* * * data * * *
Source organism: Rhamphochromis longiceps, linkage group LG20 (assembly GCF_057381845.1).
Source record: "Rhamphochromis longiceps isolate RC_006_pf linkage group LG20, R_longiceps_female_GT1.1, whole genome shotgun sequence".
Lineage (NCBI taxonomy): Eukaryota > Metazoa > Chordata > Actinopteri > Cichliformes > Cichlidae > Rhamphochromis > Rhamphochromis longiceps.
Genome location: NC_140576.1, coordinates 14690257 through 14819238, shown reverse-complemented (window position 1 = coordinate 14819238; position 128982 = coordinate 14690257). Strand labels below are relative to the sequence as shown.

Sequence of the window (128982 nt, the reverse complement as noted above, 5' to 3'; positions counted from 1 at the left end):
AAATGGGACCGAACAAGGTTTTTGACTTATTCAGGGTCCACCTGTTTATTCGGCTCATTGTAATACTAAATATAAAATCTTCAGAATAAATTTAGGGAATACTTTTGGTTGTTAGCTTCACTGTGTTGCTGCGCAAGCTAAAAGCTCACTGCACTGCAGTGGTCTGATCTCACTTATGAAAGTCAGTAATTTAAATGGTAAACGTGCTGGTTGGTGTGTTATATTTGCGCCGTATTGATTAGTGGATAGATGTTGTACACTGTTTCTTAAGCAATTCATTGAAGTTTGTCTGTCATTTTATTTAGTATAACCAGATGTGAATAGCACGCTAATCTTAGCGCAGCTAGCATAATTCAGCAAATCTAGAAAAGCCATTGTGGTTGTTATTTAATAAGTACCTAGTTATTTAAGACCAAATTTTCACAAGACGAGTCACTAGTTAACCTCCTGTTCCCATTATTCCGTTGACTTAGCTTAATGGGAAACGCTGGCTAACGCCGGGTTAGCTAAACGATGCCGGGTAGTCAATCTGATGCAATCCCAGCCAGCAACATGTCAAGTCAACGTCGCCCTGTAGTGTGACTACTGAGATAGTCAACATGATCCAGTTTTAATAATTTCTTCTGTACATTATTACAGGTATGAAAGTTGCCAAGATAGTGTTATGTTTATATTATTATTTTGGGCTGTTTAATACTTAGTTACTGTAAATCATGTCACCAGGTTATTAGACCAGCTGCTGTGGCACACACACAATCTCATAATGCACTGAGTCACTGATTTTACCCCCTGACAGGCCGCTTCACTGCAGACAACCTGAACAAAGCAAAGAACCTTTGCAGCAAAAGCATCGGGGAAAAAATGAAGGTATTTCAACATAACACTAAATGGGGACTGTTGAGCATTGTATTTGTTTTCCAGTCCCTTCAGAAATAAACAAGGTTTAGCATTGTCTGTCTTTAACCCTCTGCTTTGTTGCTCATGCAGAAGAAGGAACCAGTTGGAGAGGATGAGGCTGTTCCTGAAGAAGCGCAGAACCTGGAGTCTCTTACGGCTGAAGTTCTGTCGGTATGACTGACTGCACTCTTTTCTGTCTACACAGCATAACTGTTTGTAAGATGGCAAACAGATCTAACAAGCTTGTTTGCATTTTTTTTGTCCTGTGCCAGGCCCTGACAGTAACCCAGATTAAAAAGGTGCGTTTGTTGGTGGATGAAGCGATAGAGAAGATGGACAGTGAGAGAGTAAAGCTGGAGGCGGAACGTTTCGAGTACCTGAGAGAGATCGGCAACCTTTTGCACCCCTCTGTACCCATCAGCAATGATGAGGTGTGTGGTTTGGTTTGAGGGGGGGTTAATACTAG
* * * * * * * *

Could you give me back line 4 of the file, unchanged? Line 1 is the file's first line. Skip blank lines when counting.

Genome location: NC_140576.1, coordinates 14690257 through 14819238, shown reverse-complemented (window position 1 = coordinate 14819238; position 128982 = coordinate 14690257). Strand labels below are relative to the sequence as shown.